Rhode Island's farms contribute to the state's economic development and provide Rhode Islanders with local food and farm vistas - as well as tourism opportunities and wildlife habitat. From 2002-2007 the market value of agricultural production in Rhode Island climbed from $55.5 million to $65.9 million. It is now estimated to be more than $100 million. According to the RI Agricultural Partnership, the state's farmland also provides approximately $90 million in ecosystem services such as habitat value, flood prevention, carbon sequestration, and improved air quality. With such significant contributions to the economy and to the health of our natural communities, the protection of Rhode Island's farmland is a good investment.
The Farmland Preservation Program helps to ensure that farming remains viable in the state. It does this by purchasing development rights from farmers - which enables them to retain ownership of their property while protecting the lands for agricultural use. At the same time, it provides farmers with a financially competitive alternative to development.
This program is operated by The Agricultural Land Preservation Commission (ALPC), which formed in 1981 pursuant to RIGL 42-82 (Farmland Preservation Act) for the primary purpose of acquiring the development rights to farmland in Rhode Island. The ALPC is a quasi-governmental agency that works closely with the DEM.
To assist the farming community with developing farm resource management plans for agricultural operations, we have created standards and specifications for agricultural best management practices (BMP) which aim to prevent, abate, or minimize pollution of surface and ground water. These standards and specifications are guidelines only however, by implementing these practices, not only will our natural resources be protected and conserved, but economic benefits can be gained as well. Costs and labor may be drastically reduced by implementing certain practices.
The guidelines are designed so that farmers may understand and identify on-farm sources of non-point source pollution, and choose and implement effective strategies to address them. When viewed separately, each non-point source may be small, but collectively non-point source pollution can have major impacts on the ground and surface water quality.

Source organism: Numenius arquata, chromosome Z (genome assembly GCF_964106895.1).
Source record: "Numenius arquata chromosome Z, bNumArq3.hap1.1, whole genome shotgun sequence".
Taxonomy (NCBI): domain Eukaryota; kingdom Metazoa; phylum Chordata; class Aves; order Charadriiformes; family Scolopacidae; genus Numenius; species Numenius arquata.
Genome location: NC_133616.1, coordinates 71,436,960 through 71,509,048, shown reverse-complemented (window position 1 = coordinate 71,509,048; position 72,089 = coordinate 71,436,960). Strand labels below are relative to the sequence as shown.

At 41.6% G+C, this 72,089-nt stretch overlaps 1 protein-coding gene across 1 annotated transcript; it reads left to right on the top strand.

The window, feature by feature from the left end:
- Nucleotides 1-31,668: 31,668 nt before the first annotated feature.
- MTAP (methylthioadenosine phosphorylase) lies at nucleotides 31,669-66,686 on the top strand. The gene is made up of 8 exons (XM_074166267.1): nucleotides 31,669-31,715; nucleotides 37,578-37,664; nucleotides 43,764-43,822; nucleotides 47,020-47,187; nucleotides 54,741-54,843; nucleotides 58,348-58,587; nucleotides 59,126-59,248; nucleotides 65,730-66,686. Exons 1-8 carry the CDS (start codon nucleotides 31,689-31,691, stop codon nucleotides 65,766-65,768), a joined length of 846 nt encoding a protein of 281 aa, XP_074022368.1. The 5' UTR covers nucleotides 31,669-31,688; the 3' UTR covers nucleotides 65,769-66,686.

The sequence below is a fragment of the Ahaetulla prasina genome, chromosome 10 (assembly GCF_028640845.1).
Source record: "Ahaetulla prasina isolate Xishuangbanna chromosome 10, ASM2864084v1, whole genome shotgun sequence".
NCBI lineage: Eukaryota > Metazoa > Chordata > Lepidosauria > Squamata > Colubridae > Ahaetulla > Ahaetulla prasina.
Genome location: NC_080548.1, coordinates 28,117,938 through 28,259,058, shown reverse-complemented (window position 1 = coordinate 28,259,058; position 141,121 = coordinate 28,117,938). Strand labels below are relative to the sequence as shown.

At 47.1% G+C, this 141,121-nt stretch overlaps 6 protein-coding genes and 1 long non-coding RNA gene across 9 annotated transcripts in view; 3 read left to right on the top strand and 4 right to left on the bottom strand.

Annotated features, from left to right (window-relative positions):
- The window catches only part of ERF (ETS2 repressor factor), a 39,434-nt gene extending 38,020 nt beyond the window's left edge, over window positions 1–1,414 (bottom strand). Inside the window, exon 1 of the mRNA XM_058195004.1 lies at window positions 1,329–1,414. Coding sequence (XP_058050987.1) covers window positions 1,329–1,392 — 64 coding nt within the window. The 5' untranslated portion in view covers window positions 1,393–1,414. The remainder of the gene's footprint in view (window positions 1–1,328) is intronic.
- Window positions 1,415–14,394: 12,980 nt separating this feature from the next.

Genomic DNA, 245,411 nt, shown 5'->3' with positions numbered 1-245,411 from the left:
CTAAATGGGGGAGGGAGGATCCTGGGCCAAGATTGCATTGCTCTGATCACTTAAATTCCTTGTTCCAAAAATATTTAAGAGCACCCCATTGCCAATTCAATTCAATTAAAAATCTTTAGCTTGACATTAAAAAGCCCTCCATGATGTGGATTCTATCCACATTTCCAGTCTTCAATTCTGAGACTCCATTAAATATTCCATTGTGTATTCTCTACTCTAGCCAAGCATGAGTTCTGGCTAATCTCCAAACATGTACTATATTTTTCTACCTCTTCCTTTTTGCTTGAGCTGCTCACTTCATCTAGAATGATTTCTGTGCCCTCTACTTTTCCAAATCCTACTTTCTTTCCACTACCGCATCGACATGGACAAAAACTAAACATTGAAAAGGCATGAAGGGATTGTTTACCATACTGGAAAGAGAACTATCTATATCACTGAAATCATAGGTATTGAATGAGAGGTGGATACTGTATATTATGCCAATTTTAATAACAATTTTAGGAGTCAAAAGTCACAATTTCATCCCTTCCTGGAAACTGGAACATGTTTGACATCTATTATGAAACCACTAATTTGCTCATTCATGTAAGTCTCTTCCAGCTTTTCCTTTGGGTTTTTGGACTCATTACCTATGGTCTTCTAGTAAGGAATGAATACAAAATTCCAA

The goals of these guidelines are to increase understanding of on-farm, non-point pollution, provide guidance and tools for farm planning that address non-point pollution, support the selection and utilization of practical agricultural management measures and provide access to help and information through NRCS.
Below you will find a list of Best Management Practices. Each BMP has a description of the practice and the benefits to be achieved by implementation, if appropriate. Not all of the management practices described may be implemented depending on the size and type of the agricultural operation nor is it required to implement more than one practice. Each farming operation is different and only those management practices which will prove to be economically and environmentally beneficial are recommended for implementation. The goal however, is the same for each individual practice and that is to protect and conserve Rhode Island's natural resources.
Over the years, an increase in land and labor costs, new product demands, changing market conditions, unstable prices and a reduced land base have given rise to more intensive agricultural operations or the opposite, a decline or downsizing of viable farming. Where more intensive farming is concerned, technical advances will continue to grow and further increases in production can be anticipated. The expected increases in production and intensity of land use may be accompanied by an increased potential for pollution and is why farmers are encouraged to adopt practices to minimize the likelihood of pollution. Farmers have a vested interest in minimizing potential water and soil degradation as agricultural operations rely on adequate supply of high quality water, as well as good soil resources.
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